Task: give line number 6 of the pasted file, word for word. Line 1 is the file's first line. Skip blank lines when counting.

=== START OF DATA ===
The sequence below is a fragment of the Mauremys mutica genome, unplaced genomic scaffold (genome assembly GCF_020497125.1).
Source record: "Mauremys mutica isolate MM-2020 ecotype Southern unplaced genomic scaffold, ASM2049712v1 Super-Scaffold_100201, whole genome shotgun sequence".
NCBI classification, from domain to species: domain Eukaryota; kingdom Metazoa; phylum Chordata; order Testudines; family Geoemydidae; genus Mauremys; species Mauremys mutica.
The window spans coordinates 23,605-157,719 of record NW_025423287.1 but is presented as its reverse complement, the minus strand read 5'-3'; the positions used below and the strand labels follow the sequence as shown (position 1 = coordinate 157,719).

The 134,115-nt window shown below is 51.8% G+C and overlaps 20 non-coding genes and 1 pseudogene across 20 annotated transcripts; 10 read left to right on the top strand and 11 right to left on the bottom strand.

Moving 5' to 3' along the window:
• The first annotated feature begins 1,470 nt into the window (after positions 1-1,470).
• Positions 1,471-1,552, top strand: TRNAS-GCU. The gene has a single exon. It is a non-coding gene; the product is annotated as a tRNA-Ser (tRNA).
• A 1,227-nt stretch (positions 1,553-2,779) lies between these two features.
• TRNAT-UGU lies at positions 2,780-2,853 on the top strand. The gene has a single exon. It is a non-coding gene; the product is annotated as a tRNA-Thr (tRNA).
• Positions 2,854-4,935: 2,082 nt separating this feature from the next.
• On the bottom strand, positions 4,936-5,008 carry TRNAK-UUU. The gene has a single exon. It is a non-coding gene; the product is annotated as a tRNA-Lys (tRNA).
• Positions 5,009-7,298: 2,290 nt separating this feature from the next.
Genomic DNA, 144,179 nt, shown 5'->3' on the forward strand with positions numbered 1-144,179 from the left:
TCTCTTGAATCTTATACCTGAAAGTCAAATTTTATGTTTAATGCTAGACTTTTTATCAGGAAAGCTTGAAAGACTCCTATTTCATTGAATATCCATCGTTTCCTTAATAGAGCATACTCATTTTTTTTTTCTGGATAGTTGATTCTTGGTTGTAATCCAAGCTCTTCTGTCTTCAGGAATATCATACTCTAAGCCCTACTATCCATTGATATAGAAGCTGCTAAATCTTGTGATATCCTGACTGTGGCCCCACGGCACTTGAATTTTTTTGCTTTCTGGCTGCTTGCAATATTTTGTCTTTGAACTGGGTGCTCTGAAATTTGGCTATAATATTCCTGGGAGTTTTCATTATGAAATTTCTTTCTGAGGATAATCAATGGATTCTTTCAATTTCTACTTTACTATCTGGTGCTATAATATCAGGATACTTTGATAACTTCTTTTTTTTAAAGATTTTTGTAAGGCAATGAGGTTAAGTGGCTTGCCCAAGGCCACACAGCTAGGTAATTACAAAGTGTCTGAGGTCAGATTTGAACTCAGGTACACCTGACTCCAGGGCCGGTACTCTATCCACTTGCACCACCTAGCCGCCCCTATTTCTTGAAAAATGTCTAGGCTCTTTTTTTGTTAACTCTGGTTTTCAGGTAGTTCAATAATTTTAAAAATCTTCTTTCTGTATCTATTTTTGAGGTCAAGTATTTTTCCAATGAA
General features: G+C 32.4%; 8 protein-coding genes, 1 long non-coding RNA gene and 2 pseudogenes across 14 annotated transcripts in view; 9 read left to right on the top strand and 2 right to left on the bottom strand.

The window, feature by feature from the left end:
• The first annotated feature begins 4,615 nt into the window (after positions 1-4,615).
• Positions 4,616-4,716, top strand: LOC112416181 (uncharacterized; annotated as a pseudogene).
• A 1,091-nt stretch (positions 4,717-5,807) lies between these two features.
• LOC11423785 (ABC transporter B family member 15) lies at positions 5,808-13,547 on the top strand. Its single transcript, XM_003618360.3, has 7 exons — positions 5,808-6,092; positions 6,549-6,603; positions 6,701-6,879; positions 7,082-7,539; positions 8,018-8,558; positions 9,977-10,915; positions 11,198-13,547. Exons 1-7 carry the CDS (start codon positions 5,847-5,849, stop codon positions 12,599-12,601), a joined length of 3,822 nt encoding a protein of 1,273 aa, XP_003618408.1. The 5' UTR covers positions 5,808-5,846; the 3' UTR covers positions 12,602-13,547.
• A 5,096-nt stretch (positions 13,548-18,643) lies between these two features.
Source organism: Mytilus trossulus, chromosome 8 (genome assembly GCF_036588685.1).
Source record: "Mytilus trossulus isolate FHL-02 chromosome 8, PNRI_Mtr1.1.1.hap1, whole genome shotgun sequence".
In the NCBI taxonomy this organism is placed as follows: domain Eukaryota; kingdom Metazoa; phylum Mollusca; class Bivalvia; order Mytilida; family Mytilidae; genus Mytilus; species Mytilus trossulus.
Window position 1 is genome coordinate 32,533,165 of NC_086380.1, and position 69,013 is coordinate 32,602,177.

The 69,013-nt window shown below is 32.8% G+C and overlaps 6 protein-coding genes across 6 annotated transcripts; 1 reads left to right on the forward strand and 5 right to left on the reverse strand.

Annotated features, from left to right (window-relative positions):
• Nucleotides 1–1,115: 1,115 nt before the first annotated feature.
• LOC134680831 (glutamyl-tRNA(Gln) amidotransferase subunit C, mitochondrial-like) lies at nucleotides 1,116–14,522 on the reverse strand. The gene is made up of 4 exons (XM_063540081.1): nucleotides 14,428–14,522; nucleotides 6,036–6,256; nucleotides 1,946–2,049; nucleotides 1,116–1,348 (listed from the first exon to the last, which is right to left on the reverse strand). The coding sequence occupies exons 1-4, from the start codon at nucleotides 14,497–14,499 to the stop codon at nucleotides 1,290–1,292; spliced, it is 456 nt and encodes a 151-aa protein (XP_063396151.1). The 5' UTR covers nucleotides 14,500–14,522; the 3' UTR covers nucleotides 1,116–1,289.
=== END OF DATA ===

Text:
Moving 5' to 3' along the window: